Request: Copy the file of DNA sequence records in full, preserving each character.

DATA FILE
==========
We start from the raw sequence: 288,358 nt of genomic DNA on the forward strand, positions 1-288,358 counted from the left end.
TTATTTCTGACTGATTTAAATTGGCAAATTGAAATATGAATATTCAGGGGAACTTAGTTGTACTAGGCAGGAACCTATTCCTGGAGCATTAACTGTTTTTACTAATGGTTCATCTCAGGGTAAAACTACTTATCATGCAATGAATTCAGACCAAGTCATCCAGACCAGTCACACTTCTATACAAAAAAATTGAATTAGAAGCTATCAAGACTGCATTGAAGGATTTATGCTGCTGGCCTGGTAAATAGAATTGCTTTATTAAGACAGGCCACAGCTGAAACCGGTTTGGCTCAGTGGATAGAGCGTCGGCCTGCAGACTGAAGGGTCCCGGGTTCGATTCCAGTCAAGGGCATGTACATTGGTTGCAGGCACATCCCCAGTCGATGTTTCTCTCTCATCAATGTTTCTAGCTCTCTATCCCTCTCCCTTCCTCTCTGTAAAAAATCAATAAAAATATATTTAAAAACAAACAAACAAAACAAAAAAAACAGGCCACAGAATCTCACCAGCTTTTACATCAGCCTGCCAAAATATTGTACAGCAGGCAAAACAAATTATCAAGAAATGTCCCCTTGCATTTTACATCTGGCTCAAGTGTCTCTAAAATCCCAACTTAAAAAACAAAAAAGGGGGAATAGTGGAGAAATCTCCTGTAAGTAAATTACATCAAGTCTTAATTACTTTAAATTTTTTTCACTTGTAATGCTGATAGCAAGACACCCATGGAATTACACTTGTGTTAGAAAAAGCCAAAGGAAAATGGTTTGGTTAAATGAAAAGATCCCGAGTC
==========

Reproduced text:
We start from the raw sequence: 288,358 nt of genomic DNA on the forward strand, positions 1-288,358 counted from the left end.
TTATTTCTGACTGATTTAAATTGGCAAATTGAAATATGAATATTCAGGGGAACTTAGTTGTACTAGGCAGGAACCTATTCCTGGAGCATTAACTGTTTTTACTAATGGTTCATCTCAGGGTAAAACTACTTATCATGCAATGAATTCAGACCAAGTCATCCAGACCAGTCACACTTCTATACAAAAAAATTGAATTAGAAGCTATCAAGACTGCATTGAAGGATTTATGCTGCTGGCCTGGTAAATAGAATTGCTTTATTAAGACAGGCCACAGCTGAAACCGGTTTGGCTCAGTGGATAGAGCGTCGGCCTGCAGACTGAAGGGTCCCGGGTTCGATTCCAGTCAAGGGCATGTACATTGGTTGCAGGCACATCCCCAGTCGATGTTTCTCTCTCATCAATGTTTCTAGCTCTCTATCCCTCTCCCTTCCTCTCTGTAAAAAATCAATAAAAATATATTTAAAAACAAACAAACAAAACAAAAAAAACAGGCCACAGAATCTCACCAGCTTTTACATCAGCCTGCCAAAATATTGTACAGCAGGCAAAACAAATTATCAAGAAATGTCCCCTTGCATTTTACATCTGGCTCAAGTGTCTCTAAAATCCCAACTTAAAAAACAAAAAAGGGGGAATAGTGGAGAAATCTCCTGTAAGTAAATTACATCAAGTCTTAATTACTTTAAATTTTTTTCACTTGTAATGCTGATAGCAAGACACCCATGGAATTACACTTGTGTTAGAAAAAGCCAAAGGAAAATGGTTTGGTTAAATGAAAAGATCCCGAGTC